In the morning, you may see exhausted groups of hikers arriving several days and nights on the Inca Trail. (Most arrive at dawn to receive their reward, a festive dawn.) From this point of view, one can clearly see the complete distribution of Machu Picchu, which had defined agricultural and urban areas; a long DRY MOAT 2 , separates the two sectors. Perhaps a population of 1,000 lived here at the highest point of Machu Picchu. Go to the main section of the ruins, pass a series of cemeteries and homes and MAIN ENTRANCE TO THE CITY 3 , A section of stones, probably a QUARRY 4 , sits on a clearing with occasional great views of the snowy peaks (Cordillera Vilcabamba ) in the distance (looking southwest). Below, a steep staircase is one of the most famous Inca buildings, the TEMPLE OF SUN 5 , also called Torreón.
The rounded and sharp tower has an extraordinary masonry, the most refined of Machu Picchu: its large stones fit perfectly. From the ledge above the temple, you can see the window perfectly aligned for the winter solstice of June, when the sun’s rays filter at dawn and illuminate the stone in the center of the temple. The temple is cordoned off, and entry is not allowed. Below the temple, in a cave carved into the rock, is a section traditionally called the ROYAL TOMB 6 , although no human remains have been found there. Inside there is a meticulously carved altar and a series of niches that produce intricate morning shadows.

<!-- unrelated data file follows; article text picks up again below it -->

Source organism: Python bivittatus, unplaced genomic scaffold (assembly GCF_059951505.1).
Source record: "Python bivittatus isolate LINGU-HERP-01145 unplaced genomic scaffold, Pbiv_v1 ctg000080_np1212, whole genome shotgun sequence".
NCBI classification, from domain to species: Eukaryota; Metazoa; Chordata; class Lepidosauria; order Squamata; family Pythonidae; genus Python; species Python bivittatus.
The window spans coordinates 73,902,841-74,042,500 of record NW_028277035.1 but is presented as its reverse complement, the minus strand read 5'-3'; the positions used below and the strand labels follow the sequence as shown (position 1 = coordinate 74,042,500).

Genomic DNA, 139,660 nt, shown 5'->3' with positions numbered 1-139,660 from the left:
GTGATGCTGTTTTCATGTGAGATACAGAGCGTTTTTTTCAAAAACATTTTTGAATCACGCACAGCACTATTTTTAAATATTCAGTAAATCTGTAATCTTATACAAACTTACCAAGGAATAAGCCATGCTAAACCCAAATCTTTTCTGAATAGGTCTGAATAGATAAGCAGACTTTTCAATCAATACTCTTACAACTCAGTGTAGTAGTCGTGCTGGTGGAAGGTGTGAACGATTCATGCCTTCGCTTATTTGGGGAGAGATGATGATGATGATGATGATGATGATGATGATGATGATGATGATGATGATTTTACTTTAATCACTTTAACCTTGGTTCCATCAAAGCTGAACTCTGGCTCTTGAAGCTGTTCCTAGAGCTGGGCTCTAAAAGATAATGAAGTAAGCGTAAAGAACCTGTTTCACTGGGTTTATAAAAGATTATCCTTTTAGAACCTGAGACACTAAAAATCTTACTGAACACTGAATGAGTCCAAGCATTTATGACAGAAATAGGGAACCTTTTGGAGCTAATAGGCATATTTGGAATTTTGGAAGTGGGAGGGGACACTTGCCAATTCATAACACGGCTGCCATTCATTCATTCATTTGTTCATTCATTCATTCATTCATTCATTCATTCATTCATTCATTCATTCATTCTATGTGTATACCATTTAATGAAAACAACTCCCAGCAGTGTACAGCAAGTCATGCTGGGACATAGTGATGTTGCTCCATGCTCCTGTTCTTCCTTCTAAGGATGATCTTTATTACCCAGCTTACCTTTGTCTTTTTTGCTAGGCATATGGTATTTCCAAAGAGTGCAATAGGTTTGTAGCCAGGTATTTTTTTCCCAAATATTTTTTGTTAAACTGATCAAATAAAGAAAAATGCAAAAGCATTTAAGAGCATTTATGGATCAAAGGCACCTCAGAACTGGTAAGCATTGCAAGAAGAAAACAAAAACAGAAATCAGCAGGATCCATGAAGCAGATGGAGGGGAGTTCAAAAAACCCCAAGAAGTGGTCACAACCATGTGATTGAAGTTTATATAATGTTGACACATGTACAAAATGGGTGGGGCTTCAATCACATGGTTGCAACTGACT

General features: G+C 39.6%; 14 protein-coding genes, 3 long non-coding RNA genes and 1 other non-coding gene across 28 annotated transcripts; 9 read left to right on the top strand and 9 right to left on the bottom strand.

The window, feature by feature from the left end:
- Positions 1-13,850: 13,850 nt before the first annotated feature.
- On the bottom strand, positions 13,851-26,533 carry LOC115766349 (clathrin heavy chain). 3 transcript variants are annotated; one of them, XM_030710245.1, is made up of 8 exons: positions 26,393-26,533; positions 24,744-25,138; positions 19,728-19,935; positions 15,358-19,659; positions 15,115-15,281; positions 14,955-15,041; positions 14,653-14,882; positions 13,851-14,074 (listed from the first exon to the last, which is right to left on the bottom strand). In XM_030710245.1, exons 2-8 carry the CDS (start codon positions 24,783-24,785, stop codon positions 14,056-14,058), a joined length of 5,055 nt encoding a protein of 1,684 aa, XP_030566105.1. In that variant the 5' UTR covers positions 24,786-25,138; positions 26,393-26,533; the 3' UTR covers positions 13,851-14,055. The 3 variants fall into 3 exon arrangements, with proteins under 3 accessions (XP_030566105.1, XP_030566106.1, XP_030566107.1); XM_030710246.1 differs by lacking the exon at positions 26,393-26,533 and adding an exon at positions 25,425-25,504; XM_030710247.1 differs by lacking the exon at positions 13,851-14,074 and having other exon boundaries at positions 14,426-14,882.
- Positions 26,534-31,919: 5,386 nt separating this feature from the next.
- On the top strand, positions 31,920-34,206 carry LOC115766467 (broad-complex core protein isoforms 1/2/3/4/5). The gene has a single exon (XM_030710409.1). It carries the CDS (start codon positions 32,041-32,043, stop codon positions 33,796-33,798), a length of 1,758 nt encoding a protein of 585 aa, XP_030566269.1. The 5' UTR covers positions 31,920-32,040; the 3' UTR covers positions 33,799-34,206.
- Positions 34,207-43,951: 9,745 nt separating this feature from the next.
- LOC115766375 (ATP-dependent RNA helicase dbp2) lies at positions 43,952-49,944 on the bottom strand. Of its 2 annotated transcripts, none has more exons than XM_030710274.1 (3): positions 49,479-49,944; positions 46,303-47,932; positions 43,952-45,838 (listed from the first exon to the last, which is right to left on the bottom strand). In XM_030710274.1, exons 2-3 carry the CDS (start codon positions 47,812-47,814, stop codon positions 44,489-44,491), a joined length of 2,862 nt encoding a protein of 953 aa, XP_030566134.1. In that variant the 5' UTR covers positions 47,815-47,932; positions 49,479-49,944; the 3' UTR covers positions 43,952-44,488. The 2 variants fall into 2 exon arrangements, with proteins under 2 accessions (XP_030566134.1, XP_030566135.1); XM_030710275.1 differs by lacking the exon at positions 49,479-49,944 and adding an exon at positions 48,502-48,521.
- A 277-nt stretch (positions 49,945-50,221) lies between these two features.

To the north, just below the stairs that divide this section of a series of homes called ROYAL SECTOR , there is a water channel that still works and a series of interconnected sources. 7. The main source is distinguished by its size and excellent stonework. Climbing the stairs to the top of the ruins (north of the quarry) is the main ceremonial area.
The Temple of the Three Windows 8, each extraordinarily trimmed trapeze with views of the daring Andes in the distance through the Urubamba gorge, is likely to be one of your enduring images of Machu Picchu. It is in front of one side of Sacred Plaza 9. On the left, if you are facing the Temple of the Three Windows, there is Main Temple 0, which has master masonry in its three high walls. Directly opposite is the Casa del Priest! Just behind the Main Temple is a small cell, called the Sacristy, famous for its exquisite masonry. It is a good place to examine how amazingly these stones of many angles (one to the left of the jamb of the door has 32 different angles) were assembled by the Inca stonemasons.
Going up a short flight of stairs is the Intihuatana , popularly known as the “pole of the sun”. It seems to be a carved ritual rock or a kind of sundial, and its shape resembles that of the sacred peak Huayna Picchu beyond the ruins. The stone almost certainly functioned as an astronomical and agricultural calendar (useful for judging the alignment of constellations and solar events and, therefore, the seasons). It seems to be strongly connected to the mountains in all directions.